After about an hour, there was no turning back. We saw a seal and a minke whale, although we could only see about 200 feet from the boat. We passed Cape Elizabeth Light, headed into Portland, shrouded in fog but less than in Saco Bay. This made us nervous, as Portland is a commercial port with significant ship traffic and a high-speed ferry to Nova Scotia. All kept a sharp lookout.

We made our way around the end of South Portland, past Spring Point Ledge Light, and up the bay to our mooring at the Centerboard Yacht Club. On the way in, we passed a larger sailboat on a family cruise. The kids were having a blast swinging up and down the side of the boat from the spinnaker halyard.

We had stayed at Centerboard before, so we knew our way around. After showers at the club, we took the complimentary launch to Portland for a quick walk around the waterfront. By nightfall, the fog rolled back in, and the city disappeared.

Day 3 brought fog. After lunch, we had a brief rain shower, and the fog lifted. We returned to Little Wing for a three-hour sail to Jewell Island. Arch took the helm as we snaked our way between other islands to Jewell. About halfway to our destination, between Cushing and Peaks islands, the fog rolled back over us.

Fog can be confusing, and it had me questioning my chartplotter and mistakenly heading between Long and Peaks instead of Long and Cliff islands, our correct course. Once Arch and I understood we were going the wrong way, we reversed course and found our way to Jewell. A good co-captain is a fine safety tool.

The fog was thick and the wind fresh as we headed up into “Cocktail Cove” at Jewell. This was Sue’s and my second time at the cove, so we knew where to go and how to anchor there. Typically, this is a quiet anchorage, and certainly, there was no roll. But the wind was 25-plus knots from the southwest, which caused some uncomfortable swing. An open-cockpit, 25-foot fishing boat was anchored ahead of us, and a group was ashore camping. A similar boat came in when we did, and the young skipper hastily tossed his small mushroom anchor overboard, jumped in a kayak, and went ashore. An older couple on a trawler arrived behind us and anchored.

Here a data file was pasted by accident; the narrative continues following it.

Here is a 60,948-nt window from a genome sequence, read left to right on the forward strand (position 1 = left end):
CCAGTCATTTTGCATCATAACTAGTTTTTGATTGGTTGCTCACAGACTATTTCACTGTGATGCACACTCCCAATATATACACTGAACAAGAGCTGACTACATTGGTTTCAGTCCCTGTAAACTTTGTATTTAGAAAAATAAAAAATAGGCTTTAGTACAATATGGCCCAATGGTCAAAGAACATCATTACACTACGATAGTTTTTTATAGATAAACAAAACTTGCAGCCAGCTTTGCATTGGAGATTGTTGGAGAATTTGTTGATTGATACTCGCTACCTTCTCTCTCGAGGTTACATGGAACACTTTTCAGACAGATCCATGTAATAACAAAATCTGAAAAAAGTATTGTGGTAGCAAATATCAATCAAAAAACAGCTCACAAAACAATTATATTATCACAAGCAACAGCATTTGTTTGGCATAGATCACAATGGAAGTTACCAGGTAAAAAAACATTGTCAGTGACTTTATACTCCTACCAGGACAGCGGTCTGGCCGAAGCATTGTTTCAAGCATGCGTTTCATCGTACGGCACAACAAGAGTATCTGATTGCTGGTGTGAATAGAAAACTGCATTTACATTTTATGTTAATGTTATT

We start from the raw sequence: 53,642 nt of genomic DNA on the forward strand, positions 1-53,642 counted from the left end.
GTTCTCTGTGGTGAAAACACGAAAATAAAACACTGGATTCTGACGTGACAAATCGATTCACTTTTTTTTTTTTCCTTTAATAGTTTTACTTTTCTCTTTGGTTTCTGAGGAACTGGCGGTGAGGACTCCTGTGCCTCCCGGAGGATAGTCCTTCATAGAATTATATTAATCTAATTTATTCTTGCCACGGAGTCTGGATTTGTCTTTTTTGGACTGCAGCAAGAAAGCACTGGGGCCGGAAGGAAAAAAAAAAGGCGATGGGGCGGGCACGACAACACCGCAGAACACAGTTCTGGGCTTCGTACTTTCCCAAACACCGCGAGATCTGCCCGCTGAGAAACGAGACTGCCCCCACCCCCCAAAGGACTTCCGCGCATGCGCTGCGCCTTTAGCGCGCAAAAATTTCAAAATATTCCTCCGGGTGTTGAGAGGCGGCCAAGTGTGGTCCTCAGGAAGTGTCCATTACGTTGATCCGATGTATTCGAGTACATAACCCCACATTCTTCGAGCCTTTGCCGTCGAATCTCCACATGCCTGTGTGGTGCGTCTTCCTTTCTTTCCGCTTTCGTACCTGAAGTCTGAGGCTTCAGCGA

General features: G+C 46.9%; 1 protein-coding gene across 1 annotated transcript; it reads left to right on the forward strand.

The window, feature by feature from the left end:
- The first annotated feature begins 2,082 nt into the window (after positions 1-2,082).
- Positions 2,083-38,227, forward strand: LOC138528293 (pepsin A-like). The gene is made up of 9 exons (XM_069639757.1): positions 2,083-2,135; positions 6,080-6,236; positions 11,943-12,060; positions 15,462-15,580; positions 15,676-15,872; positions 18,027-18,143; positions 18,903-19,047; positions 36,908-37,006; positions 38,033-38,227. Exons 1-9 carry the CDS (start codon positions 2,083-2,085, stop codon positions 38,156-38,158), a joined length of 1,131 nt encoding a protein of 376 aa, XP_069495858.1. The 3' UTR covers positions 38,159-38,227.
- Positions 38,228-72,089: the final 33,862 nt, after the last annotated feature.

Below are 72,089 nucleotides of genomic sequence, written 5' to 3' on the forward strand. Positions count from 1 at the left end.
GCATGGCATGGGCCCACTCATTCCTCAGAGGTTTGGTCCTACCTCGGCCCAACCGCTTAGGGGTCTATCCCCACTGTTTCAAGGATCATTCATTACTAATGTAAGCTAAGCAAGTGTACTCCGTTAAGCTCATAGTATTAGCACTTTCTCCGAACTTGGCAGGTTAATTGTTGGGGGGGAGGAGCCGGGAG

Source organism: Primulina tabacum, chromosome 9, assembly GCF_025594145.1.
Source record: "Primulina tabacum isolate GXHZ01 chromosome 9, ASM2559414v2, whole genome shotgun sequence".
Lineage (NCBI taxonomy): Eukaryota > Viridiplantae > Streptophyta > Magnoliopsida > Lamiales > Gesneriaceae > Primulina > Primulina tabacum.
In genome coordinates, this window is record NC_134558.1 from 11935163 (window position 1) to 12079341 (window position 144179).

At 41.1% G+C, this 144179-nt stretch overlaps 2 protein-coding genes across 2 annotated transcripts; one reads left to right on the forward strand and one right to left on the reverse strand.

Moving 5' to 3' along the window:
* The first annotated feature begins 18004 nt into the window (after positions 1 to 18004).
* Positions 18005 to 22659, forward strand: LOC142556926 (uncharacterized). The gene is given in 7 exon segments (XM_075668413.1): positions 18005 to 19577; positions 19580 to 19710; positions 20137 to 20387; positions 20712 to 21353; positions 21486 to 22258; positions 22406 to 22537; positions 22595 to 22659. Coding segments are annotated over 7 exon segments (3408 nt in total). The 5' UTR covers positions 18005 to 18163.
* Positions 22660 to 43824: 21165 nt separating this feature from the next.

As part of my anchoring process, I sit in the cockpit for 30 minutes after setting the anchor. I pick a landmark ashore as a reference point, then monitor our position to ensure we’re not dragging. After a few minutes, I could tell that the hastily anchored fishing boat was beginning to drag. The boat was slowly moving northeast in the cove, heading out to open water. We yelled ashore, trying to get someone’s attention. As it was foggy and windy, and we were safely anchored, I was unwilling to chase down the dragging boat. It drifted away for a half-hour and disappeared into the fog.

We radioed the Coast Guard to alert them to a vessel adrift. After about an hour, the young skipper returned to find his boat gone. He recruited the other shore campers to take the other boat and look for his. Much to our surprise, in about 30 minutes, they loomed out of the fog with the wayward vessel. The drifting boat’s anchor had fouled several lobster traps and stayed in place until somebody found it.

After another delicious dinner by Sue and Terry, we went to bed. I awoke several times during the night and looked out my portlight to see if the shore was in the same position, which it was. At about 5 a.m., I heard Terry open the companionway hatch and step into the cockpit. Much to my surprise and worry, Little Wing’s position had changed 180 degrees overnight when I looked out. We were now facing the opposite direction due to a wind shift.